Gannett is splitting its broadcast and publishing business in two, joining other major media players in allowing fast growing TV and digital operations to operate more freely and not be weighed down by the declining newspaper business.
The media company also announced Tuesday that it would take full ownership of Cars.com for $1.8 billion.
The spinoff of the publishing unit follows similar maneuvers by other major operators like Time Warner Inc., News Corp. and the Tribune Co., which completed a split with its division that publishes The Los Angeles Times and other newspapers on Monday. Media companies have been taking action to separate sluggish newspaper operations from more profitable broadcast units, as the industry adapts to consumers' increasing taste for digital content.
CEO Gracia Martore said the "bold actions" will help increase value for shareholders "in today's increasingly digital landscape."
Last year Gannett acquired Belo Corp. for about $1.5 billion, almost doubling the number of TV stations it controls. Talk of a split was raised almost immediately as the broadcast division's dominance grew over the publishing wing, something that has happened across the media sector as digital media evolves.
Gannett Co. said Tuesday that the publishing business will basically be debt free once spun off, with the broadcasting and digital businesses holding the existing debt.
Gannett's broadcasting business now operates 46 television stations. The digital business includes websites such as CareerBuilder and will also now include Cars.com. The publishing company will house USA Today as well as 81 local U.S. daily publications and Newsquest, a regional community news provider in the U.K.
The publishing business will keep the Gannett name, while the broadcasting and digital company has yet to be named. Both companies will remain headquartered in McLean, Virginia. The broadcasting and digital company will trade on the New York Stock Exchange. The publishing business is also expected to trade on the NYSE.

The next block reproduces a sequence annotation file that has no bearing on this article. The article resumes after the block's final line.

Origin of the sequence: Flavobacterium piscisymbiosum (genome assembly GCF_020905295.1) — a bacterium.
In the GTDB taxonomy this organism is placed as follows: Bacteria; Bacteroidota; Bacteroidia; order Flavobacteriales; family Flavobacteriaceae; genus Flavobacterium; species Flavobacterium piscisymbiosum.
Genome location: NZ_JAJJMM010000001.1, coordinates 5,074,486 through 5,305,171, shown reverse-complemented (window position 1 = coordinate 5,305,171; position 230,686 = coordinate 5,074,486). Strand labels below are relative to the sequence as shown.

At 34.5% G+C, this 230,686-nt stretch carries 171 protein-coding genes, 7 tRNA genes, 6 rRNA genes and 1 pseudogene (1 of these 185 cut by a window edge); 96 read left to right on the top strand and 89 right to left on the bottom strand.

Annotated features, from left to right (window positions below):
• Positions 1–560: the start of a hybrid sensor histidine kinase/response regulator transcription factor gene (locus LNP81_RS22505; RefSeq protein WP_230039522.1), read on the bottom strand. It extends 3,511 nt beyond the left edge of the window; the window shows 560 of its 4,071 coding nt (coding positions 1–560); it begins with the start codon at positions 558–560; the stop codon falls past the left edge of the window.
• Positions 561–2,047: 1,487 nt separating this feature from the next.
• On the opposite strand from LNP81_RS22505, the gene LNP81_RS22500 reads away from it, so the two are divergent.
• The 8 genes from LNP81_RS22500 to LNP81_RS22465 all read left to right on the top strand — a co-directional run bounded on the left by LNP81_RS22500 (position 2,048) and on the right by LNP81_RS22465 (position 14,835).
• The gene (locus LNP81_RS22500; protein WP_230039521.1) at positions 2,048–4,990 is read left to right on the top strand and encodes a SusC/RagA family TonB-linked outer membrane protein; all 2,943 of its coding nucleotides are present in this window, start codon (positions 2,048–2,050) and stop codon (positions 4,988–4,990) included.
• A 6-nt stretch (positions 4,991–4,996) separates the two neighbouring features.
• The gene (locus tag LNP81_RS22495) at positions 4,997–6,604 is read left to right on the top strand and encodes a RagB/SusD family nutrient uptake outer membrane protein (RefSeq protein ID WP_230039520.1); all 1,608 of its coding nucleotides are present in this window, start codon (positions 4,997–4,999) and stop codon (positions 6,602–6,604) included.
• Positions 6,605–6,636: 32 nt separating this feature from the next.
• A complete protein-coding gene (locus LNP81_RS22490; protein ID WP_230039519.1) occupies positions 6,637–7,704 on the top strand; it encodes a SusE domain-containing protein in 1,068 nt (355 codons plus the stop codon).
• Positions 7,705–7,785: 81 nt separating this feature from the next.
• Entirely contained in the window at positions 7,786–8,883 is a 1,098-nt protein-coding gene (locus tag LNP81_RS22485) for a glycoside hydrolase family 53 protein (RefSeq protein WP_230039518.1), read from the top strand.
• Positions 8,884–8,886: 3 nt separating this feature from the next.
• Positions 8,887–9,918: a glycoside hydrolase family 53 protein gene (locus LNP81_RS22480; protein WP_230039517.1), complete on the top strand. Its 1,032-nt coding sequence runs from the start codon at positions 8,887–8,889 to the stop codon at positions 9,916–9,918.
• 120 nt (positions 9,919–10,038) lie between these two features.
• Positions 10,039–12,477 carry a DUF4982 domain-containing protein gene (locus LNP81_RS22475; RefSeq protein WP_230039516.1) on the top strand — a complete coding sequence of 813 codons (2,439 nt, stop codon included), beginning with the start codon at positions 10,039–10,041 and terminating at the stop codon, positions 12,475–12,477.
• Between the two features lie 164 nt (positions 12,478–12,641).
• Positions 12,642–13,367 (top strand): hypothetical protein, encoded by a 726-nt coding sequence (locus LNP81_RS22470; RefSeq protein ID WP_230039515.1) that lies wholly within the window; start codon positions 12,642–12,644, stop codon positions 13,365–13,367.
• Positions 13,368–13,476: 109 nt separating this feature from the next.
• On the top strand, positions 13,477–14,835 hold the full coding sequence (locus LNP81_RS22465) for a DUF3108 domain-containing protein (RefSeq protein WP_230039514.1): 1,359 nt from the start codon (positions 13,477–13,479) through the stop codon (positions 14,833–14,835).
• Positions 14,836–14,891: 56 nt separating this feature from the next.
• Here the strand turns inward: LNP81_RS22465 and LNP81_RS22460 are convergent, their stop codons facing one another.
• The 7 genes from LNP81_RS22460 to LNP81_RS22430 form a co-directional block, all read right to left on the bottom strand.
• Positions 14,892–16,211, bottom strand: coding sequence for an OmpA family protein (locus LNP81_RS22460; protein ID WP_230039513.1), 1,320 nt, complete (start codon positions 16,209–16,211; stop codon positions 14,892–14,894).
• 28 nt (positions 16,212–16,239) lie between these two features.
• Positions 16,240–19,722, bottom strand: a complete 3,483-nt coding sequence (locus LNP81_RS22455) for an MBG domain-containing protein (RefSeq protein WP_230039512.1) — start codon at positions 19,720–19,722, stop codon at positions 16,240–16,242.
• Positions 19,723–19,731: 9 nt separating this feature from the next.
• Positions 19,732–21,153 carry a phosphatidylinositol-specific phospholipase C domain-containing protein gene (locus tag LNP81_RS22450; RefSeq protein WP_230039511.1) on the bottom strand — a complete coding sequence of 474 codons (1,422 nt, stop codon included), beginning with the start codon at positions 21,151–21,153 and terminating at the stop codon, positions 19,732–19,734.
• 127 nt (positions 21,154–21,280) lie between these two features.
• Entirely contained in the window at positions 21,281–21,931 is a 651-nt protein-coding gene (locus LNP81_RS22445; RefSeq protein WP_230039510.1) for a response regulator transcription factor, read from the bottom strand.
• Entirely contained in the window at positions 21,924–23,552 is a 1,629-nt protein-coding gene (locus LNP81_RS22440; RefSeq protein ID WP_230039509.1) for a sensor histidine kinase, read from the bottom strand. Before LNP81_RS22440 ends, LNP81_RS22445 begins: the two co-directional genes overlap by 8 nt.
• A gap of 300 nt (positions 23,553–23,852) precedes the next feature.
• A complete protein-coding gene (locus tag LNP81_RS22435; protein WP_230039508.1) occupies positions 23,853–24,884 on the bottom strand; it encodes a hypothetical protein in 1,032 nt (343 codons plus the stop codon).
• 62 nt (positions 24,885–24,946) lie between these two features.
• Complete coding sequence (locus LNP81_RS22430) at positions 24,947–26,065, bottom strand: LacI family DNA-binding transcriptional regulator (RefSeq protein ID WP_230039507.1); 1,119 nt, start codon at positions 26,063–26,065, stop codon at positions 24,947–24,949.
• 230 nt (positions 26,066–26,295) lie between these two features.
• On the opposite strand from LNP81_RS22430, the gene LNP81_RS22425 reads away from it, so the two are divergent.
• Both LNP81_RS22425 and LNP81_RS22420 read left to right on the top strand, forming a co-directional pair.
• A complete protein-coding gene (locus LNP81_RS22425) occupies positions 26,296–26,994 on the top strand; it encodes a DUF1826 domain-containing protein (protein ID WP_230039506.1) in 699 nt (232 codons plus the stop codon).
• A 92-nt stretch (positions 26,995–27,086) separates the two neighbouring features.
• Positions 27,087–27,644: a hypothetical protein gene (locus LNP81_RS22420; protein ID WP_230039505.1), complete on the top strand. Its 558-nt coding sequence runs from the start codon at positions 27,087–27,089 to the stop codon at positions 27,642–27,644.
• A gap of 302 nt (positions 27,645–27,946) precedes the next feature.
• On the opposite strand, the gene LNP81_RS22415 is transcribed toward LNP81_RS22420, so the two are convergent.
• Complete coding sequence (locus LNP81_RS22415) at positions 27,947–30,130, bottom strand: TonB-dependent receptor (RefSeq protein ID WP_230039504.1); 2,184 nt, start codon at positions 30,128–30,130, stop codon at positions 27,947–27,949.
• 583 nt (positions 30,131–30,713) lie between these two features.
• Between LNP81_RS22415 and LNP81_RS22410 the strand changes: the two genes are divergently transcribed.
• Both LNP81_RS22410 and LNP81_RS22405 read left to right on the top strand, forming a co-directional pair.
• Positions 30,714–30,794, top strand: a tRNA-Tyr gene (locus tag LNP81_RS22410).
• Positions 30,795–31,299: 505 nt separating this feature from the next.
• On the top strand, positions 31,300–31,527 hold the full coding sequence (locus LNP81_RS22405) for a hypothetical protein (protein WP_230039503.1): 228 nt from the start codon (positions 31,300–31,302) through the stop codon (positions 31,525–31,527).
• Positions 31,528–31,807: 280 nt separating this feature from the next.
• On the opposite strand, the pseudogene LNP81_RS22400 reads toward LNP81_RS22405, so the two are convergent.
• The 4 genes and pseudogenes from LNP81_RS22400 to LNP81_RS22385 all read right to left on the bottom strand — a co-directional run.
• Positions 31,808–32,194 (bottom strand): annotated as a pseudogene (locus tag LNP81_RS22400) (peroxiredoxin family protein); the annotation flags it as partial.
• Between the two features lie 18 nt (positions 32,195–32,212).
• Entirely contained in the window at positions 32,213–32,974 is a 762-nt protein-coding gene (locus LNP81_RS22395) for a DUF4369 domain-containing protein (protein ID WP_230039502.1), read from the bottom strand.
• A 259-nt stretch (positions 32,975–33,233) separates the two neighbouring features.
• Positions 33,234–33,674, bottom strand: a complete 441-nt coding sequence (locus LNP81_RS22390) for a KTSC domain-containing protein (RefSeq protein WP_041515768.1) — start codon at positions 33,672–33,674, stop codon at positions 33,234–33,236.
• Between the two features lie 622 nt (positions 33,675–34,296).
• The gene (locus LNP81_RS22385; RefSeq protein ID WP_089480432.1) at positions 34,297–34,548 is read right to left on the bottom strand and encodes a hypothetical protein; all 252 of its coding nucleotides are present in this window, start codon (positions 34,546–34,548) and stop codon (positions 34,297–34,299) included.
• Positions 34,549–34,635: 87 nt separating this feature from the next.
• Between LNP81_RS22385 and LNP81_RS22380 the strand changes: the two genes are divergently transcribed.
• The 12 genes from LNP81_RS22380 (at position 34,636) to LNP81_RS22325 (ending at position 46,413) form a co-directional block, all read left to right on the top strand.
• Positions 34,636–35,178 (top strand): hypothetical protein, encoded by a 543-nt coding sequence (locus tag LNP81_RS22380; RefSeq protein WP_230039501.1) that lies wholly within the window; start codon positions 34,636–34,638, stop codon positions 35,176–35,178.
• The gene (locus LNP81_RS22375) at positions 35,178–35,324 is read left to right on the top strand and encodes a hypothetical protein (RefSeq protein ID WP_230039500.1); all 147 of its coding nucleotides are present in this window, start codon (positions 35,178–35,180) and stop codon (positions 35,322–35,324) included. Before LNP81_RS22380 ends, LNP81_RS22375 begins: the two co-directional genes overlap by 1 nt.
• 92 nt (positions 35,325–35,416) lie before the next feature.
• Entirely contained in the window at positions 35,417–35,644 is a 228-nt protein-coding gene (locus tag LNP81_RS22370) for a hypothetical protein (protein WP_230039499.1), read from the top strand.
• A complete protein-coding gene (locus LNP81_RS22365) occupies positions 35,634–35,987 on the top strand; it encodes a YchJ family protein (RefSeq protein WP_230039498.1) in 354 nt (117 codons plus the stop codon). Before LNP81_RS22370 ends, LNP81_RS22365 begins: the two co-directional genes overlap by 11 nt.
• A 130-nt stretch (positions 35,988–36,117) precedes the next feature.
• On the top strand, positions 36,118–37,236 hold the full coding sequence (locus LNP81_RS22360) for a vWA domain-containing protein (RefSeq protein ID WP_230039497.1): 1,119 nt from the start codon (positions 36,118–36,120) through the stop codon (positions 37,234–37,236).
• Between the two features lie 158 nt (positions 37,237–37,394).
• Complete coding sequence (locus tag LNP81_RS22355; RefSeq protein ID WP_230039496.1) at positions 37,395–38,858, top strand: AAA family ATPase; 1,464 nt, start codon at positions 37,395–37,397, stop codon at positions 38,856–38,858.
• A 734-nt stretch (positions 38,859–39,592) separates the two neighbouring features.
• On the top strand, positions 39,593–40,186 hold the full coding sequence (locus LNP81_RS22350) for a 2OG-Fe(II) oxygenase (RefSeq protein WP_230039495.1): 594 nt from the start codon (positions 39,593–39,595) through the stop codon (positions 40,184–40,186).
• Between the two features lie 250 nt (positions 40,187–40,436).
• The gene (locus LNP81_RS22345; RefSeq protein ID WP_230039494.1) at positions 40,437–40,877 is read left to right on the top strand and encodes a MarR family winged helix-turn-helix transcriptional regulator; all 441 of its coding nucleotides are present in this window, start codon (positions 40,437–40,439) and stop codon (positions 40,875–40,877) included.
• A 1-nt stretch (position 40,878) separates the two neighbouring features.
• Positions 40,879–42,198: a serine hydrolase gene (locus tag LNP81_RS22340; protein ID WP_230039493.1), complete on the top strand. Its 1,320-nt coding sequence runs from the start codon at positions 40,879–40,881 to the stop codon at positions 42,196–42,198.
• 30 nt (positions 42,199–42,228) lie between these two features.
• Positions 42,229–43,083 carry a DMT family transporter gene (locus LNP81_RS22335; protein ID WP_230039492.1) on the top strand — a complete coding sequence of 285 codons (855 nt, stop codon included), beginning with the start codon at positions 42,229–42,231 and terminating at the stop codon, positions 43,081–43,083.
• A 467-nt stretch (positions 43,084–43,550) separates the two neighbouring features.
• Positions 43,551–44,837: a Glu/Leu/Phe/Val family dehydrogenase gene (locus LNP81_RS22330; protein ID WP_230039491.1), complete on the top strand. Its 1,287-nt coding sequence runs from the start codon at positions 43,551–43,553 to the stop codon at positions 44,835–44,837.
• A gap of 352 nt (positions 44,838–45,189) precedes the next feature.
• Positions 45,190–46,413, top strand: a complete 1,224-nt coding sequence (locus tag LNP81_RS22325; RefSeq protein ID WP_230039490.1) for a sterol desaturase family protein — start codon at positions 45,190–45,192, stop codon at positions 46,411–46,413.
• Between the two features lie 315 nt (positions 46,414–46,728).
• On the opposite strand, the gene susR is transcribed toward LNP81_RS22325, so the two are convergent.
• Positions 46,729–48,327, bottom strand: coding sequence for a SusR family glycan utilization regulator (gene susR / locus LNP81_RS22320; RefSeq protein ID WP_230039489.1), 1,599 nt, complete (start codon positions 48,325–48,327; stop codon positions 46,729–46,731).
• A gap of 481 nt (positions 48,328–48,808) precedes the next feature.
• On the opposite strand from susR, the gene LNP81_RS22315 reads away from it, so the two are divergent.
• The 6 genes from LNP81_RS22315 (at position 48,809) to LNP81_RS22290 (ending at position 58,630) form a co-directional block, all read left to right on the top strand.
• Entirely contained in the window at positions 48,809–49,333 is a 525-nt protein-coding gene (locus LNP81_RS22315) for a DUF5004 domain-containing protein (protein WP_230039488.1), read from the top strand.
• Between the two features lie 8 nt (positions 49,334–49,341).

Gracia Martore will serve as CEO of the broadcasting and digital company. Robert J. Dickey, currently president of Gannett's U.S. Community Publishing division, will become CEO of the publishing company.
If approved by its board, Gannett anticipates distribution of shares of the new entity holding the publishing business to be completed by the middle of next year.
Gannett is buying the 73 percent interest in Classified Ventures LLC, owner of Cars.com that it doesn't already own. Cars.com lets people compare vehicles online and connects them with sellers and dealers. The web site displays about 4.3 million new and used cars from nearly 20,000 dealers.
Gannett will finance the Cars.com transaction with available cash, approximately $650 million to $675 million in new senior notes and borrowings under its revolving credit agreement. The deal is expected to close in the fourth quarter.
Gannett's stock rose $1.15, or 3.4 percent to $35.47 in premarket trading shortly before the market open, but had fallen to $34.15 by mid-morning.
Spinning off publishing companies has been a recent trend. The Tribune Company also spun off its publishing business, which include The Los Angeles Times and The Chicago Tribune. On Tuesday, Tribune Publishing (TPUB) began trading on the New York Stock Exchange. By mid-morning the stock was trading at $21.98.
“We will be a company that has a greater percentage of its revenue coming from digital sources,” Jack Griffin, the new company’s chief executive, told The New York Times in a phone interview last week.
Rupert Murdoch's News Corp. and E.W. Scripps also completed spin offs of their publishing businesses. In June 2013, News Corp. spun off its newspaper holdings, which included The Wall Street Journal. And then last week, The E.W. Scripps Co. and Journal Communication merged their broadcast companies but spun off the publishing business, which prints the Milwaukee Journal Sentinel.
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